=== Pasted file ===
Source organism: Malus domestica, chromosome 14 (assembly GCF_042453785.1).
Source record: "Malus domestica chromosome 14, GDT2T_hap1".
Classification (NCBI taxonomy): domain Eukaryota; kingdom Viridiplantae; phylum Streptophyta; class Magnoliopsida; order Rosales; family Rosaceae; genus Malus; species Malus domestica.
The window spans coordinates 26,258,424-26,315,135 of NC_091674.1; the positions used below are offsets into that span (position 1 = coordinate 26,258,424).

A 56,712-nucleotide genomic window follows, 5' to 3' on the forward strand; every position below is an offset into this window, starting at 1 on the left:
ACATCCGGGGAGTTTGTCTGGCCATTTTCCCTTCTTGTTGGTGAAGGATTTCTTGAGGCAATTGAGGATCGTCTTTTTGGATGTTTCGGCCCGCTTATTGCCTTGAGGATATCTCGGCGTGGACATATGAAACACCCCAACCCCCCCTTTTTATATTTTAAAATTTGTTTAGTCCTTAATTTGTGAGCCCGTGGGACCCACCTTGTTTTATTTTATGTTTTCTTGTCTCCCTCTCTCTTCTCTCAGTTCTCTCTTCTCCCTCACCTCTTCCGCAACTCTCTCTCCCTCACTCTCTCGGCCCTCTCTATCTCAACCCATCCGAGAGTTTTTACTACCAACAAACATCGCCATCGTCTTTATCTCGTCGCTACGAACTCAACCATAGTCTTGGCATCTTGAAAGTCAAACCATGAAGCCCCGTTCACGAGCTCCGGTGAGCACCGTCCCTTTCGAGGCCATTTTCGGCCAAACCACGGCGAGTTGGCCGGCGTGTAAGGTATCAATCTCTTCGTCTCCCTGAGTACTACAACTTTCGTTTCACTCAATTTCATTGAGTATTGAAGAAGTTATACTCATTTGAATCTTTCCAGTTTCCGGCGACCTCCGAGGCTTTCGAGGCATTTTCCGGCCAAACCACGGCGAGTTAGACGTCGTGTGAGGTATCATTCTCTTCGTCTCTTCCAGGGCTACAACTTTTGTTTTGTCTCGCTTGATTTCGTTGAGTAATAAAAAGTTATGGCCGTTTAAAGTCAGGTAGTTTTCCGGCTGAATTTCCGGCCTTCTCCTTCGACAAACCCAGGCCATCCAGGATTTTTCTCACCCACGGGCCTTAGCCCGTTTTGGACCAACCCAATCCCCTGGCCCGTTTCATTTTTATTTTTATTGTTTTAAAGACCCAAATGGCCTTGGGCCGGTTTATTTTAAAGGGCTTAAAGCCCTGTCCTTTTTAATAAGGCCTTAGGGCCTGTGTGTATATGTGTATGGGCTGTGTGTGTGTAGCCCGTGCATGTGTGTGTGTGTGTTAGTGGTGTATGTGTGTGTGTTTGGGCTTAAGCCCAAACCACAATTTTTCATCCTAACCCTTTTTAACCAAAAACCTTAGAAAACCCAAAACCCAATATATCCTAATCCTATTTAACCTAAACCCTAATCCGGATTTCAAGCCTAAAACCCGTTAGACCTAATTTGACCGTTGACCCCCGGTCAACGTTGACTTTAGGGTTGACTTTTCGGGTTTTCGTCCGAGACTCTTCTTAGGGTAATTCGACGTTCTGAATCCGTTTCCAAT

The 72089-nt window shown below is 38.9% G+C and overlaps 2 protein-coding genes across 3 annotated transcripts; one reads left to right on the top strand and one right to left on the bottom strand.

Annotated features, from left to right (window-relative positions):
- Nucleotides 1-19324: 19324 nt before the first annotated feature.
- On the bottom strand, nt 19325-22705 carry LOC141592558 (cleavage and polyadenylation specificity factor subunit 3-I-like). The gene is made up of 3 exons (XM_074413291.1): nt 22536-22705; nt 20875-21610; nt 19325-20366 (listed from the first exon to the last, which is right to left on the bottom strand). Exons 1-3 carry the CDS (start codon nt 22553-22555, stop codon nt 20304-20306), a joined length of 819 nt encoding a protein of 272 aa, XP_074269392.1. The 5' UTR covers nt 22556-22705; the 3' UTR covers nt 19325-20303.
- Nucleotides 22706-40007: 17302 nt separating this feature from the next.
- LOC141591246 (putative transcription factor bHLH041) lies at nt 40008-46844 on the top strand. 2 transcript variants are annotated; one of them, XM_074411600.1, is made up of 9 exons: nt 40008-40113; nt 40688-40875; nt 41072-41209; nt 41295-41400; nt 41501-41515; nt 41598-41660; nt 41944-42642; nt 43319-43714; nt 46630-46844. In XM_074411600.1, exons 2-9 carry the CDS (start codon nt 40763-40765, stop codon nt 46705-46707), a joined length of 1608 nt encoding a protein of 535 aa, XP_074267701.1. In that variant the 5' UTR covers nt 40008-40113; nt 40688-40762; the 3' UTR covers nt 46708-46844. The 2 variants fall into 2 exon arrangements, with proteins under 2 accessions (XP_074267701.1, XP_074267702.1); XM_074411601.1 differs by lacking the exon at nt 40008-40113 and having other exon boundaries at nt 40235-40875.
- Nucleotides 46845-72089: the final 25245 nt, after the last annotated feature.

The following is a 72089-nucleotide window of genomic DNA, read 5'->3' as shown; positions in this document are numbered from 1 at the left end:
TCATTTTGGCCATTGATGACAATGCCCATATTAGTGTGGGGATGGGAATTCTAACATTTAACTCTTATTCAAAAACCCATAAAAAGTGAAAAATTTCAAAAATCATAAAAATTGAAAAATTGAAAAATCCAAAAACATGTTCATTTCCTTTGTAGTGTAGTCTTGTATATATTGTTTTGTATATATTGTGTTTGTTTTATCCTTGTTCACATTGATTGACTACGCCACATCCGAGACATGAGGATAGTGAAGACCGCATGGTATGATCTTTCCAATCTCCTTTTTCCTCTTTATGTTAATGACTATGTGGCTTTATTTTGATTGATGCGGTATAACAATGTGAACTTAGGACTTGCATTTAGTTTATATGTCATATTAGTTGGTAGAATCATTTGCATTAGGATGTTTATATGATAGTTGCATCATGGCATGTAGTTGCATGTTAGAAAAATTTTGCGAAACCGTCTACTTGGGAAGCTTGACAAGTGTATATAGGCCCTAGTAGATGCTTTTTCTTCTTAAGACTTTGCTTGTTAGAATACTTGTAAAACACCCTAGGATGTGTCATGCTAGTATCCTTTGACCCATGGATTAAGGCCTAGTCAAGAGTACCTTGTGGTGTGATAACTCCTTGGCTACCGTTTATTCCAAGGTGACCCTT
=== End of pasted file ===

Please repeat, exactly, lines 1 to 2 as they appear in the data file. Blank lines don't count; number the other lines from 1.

Source organism: Malus domestica, chromosome 14 (assembly GCF_042453785.1).
Source record: "Malus domestica chromosome 14, GDT2T_hap1".